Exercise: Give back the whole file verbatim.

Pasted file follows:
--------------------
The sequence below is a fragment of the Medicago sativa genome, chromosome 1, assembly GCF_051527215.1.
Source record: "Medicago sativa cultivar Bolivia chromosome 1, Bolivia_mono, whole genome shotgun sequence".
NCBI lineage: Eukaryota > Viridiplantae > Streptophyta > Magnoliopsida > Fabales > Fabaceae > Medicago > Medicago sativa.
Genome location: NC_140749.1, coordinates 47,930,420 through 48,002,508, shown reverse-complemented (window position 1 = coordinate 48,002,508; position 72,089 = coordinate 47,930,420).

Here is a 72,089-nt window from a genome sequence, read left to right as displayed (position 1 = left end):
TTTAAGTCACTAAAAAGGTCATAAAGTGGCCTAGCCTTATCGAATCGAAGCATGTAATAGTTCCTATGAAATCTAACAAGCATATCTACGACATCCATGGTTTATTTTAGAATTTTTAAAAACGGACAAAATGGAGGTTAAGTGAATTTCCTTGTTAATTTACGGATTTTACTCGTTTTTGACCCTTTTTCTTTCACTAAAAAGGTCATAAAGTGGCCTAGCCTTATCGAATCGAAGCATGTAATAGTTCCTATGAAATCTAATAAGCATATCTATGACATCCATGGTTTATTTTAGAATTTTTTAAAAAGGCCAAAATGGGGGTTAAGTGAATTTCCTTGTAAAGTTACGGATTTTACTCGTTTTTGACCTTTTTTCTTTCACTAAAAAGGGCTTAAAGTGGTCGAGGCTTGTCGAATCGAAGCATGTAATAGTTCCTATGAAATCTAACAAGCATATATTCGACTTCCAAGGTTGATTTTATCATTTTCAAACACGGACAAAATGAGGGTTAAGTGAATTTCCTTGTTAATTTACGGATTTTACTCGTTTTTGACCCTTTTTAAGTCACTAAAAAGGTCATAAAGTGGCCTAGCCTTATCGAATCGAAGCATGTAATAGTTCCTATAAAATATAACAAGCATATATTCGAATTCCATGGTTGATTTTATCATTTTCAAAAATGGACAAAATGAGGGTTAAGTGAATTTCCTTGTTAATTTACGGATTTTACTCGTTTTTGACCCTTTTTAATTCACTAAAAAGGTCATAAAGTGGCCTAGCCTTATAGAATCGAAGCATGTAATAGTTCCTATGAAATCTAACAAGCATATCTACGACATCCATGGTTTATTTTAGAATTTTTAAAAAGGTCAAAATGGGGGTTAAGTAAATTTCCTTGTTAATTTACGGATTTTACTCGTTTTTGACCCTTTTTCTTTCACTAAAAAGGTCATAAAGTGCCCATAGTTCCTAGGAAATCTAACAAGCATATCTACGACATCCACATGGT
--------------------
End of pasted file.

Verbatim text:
The sequence below is a fragment of the Medicago sativa genome, chromosome 1, assembly GCF_051527215.1.
Source record: "Medicago sativa cultivar Bolivia chromosome 1, Bolivia_mono, whole genome shotgun sequence".
NCBI lineage: Eukaryota > Viridiplantae > Streptophyta > Magnoliopsida > Fabales > Fabaceae > Medicago > Medicago sativa.
Genome location: NC_140749.1, coordinates 47,930,420 through 48,002,508, shown reverse-complemented (window position 1 = coordinate 48,002,508; position 72,089 = coordinate 47,930,420).

Here is a 72,089-nt window from a genome sequence, read left to right as displayed (position 1 = left end):
TTTAAGTCACTAAAAAGGTCATAAAGTGGCCTAGCCTTATCGAATCGAAGCATGTAATAGTTCCTATGAAATCTAACAAGCATATCTACGACATCCATGGTTTATTTTAGAATTTTTAAAAACGGACAAAATGGAGGTTAAGTGAATTTCCTTGTTAATTTACGGATTTTACTCGTTTTTGACCCTTTTTCTTTCACTAAAAAGGTCATAAAGTGGCCTAGCCTTATCGAATCGAAGCATGTAATAGTTCCTATGAAATCTAATAAGCATATCTATGACATCCATGGTTTATTTTAGAATTTTTTAAAAAGGCCAAAATGGGGGTTAAGTGAATTTCCTTGTAAAGTTACGGATTTTACTCGTTTTTGACCTTTTTTCTTTCACTAAAAAGGGCTTAAAGTGGTCGAGGCTTGTCGAATCGAAGCATGTAATAGTTCCTATGAAATCTAACAAGCATATATTCGACTTCCAAGGTTGATTTTATCATTTTCAAACACGGACAAAATGAGGGTTAAGTGAATTTCCTTGTTAATTTACGGATTTTACTCGTTTTTGACCCTTTTTAAGTCACTAAAAAGGTCATAAAGTGGCCTAGCCTTATCGAATCGAAGCATGTAATAGTTCCTATAAAATATAACAAGCATATATTCGAATTCCATGGTTGATTTTATCATTTTCAAAAATGGACAAAATGAGGGTTAAGTGAATTTCCTTGTTAATTTACGGATTTTACTCGTTTTTGACCCTTTTTAATTCACTAAAAAGGTCATAAAGTGGCCTAGCCTTATAGAATCGAAGCATGTAATAGTTCCTATGAAATCTAACAAGCATATCTACGACATCCATGGTTTATTTTAGAATTTTTAAAAAGGTCAAAATGGGGGTTAAGTAAATTTCCTTGTTAATTTACGGATTTTACTCGTTTTTGACCCTTTTTCTTTCACTAAAAAGGTCATAAAGTGCCCATAGTTCCTAGGAAATCTAACAAGCATATCTACGACATCCACATGGT